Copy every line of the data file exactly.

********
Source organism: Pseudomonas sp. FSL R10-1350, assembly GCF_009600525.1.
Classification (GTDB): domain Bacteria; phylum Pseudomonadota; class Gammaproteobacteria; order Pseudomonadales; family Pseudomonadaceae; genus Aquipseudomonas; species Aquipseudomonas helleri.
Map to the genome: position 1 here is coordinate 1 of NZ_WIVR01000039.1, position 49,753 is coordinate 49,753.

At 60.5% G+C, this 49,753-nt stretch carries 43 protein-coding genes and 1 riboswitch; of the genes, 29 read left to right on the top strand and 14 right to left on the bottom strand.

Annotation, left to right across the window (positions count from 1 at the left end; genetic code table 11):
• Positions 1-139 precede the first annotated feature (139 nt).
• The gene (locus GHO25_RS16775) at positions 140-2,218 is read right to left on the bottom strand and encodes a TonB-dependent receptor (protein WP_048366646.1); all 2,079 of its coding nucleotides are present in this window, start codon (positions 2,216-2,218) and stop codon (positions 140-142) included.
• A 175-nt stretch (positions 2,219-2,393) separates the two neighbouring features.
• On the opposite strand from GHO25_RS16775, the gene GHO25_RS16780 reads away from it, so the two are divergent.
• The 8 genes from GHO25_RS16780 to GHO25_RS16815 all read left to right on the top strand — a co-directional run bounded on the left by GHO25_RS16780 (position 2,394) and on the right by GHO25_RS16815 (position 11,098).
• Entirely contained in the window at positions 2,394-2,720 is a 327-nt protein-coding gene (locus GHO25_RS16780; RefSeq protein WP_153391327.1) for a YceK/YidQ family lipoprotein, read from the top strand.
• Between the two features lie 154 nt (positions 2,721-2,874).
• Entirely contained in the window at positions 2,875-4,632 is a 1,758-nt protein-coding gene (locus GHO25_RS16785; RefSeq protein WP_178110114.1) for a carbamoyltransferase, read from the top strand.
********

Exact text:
Source organism: Pseudomonas sp. FSL R10-1350, assembly GCF_009600525.1.
Classification (GTDB): domain Bacteria; phylum Pseudomonadota; class Gammaproteobacteria; order Pseudomonadales; family Pseudomonadaceae; genus Aquipseudomonas; species Aquipseudomonas helleri.
Map to the genome: position 1 here is coordinate 1 of NZ_WIVR01000039.1, position 49,753 is coordinate 49,753.

At 60.5% G+C, this 49,753-nt stretch carries 43 protein-coding genes and 1 riboswitch; of the genes, 29 read left to right on the top strand and 14 right to left on the bottom strand.

Annotation, left to right across the window (positions count from 1 at the left end; genetic code table 11):
• Positions 1-139 precede the first annotated feature (139 nt).
• The gene (locus GHO25_RS16775) at positions 140-2,218 is read right to left on the bottom strand and encodes a TonB-dependent receptor (protein WP_048366646.1); all 2,079 of its coding nucleotides are present in this window, start codon (positions 2,216-2,218) and stop codon (positions 140-142) included.
• A 175-nt stretch (positions 2,219-2,393) separates the two neighbouring features.
• On the opposite strand from GHO25_RS16775, the gene GHO25_RS16780 reads away from it, so the two are divergent.
• The 8 genes from GHO25_RS16780 to GHO25_RS16815 all read left to right on the top strand — a co-directional run bounded on the left by GHO25_RS16780 (position 2,394) and on the right by GHO25_RS16815 (position 11,098).
• Entirely contained in the window at positions 2,394-2,720 is a 327-nt protein-coding gene (locus GHO25_RS16780; RefSeq protein WP_153391327.1) for a YceK/YidQ family lipoprotein, read from the top strand.
• Between the two features lie 154 nt (positions 2,721-2,874).
• Entirely contained in the window at positions 2,875-4,632 is a 1,758-nt protein-coding gene (locus GHO25_RS16785; RefSeq protein WP_178110114.1) for a carbamoyltransferase, read from the top strand.